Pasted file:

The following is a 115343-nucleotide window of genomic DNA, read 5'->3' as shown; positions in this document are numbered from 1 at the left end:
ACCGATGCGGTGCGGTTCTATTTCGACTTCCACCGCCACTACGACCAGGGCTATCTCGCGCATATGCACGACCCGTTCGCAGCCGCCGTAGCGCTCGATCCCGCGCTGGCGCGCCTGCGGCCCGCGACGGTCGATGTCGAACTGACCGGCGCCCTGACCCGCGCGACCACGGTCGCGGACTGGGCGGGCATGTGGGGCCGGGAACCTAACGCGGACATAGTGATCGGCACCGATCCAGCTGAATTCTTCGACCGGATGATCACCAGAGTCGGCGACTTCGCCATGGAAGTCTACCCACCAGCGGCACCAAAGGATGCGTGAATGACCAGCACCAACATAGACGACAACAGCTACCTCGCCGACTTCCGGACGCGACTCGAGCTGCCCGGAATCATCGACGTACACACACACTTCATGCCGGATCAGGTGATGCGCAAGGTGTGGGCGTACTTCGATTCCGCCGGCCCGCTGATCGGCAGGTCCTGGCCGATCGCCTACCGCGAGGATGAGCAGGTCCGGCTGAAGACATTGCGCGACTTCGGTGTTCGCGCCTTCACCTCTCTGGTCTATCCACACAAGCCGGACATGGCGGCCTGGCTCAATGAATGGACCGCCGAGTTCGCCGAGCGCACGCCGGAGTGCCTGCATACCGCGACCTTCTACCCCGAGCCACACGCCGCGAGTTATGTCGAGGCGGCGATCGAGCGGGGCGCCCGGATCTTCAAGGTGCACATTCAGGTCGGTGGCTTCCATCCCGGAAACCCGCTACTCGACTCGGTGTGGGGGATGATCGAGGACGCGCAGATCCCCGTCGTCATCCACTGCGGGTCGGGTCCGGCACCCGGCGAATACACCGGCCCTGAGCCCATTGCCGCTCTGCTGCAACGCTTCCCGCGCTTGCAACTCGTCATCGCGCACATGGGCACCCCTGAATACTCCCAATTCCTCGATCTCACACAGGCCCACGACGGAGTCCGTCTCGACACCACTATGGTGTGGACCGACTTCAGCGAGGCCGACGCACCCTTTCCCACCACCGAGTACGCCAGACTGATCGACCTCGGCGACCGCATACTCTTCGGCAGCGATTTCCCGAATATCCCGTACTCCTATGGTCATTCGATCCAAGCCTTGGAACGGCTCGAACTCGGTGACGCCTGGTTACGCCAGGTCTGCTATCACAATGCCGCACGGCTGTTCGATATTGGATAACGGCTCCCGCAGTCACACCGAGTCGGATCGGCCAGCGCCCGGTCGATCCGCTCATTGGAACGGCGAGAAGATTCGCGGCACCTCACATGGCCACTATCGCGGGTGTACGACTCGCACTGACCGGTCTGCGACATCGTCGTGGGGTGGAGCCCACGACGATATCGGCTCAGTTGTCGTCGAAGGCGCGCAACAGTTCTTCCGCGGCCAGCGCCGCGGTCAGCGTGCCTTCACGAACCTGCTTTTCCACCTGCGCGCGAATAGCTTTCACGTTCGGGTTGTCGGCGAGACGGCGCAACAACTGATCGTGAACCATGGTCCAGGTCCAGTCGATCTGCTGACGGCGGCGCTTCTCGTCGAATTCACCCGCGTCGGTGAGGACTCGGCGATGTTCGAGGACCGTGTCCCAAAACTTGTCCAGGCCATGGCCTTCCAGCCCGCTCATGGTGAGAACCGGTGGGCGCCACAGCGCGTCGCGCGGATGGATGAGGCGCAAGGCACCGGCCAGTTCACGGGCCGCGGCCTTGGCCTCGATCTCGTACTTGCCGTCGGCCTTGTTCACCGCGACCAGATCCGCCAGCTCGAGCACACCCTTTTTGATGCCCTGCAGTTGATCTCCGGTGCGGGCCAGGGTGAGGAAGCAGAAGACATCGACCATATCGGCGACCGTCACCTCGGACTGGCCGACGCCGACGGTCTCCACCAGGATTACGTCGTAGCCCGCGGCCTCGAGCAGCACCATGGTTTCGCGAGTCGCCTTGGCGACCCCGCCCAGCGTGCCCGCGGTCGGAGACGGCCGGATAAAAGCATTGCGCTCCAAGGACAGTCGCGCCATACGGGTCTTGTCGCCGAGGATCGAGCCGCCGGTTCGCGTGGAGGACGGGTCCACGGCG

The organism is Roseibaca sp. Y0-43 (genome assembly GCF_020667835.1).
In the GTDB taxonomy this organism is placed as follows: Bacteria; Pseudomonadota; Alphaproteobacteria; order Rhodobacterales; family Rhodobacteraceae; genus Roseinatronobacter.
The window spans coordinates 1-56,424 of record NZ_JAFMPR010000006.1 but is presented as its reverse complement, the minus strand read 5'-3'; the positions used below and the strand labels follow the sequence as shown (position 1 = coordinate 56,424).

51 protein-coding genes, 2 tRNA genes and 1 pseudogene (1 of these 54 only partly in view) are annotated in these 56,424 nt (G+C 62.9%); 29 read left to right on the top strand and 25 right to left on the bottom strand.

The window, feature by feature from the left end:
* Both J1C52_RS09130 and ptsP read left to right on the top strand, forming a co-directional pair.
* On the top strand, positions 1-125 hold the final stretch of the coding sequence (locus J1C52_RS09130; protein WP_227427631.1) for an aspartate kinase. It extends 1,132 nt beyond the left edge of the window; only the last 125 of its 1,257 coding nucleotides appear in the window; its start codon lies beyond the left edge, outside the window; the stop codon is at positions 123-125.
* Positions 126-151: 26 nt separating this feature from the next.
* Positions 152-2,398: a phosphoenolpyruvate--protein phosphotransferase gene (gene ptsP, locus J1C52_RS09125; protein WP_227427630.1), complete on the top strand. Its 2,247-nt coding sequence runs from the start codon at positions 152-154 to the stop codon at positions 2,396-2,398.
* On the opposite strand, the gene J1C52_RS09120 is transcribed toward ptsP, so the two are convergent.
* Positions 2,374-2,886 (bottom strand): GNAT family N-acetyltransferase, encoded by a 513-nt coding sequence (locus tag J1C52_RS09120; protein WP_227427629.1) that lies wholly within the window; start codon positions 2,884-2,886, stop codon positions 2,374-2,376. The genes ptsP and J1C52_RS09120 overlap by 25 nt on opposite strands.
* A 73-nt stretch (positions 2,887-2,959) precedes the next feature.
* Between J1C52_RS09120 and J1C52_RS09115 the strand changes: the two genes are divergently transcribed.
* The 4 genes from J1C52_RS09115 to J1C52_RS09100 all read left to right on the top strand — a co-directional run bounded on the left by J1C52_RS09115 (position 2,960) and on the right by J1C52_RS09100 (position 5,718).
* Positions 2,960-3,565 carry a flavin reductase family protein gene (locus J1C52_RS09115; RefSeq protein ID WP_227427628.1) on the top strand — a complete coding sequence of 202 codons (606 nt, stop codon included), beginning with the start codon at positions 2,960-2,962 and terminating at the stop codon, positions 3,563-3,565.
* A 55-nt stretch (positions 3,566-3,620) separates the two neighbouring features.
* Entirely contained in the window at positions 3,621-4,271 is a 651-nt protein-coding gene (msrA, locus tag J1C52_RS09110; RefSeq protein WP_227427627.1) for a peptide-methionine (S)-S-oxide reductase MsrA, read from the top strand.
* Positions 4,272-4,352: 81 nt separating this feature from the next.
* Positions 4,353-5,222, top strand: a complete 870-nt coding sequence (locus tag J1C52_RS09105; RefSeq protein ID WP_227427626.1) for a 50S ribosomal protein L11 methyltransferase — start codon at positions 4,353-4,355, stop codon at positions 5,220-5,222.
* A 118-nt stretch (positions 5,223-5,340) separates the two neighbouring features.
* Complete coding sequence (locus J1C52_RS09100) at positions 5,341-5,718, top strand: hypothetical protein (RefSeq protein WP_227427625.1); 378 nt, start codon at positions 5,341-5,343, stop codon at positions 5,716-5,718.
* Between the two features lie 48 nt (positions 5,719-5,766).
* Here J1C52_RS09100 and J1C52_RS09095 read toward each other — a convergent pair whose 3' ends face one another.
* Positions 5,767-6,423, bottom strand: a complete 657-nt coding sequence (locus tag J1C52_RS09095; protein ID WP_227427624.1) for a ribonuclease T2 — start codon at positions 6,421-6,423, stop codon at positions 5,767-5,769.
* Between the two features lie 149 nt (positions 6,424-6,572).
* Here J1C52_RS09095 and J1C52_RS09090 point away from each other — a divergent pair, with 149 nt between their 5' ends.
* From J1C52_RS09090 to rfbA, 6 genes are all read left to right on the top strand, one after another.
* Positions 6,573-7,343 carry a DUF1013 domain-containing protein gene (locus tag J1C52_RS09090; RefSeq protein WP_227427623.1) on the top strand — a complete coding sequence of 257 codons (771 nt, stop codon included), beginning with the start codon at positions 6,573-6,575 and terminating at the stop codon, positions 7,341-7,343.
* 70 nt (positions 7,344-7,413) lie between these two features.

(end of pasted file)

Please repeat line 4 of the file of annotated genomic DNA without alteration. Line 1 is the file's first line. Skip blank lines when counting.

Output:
In the GTDB taxonomy this organism is placed as follows: Bacteria; Pseudomonadota; Alphaproteobacteria; order Rhodobacterales; family Rhodobacteraceae; genus Roseinatronobacter.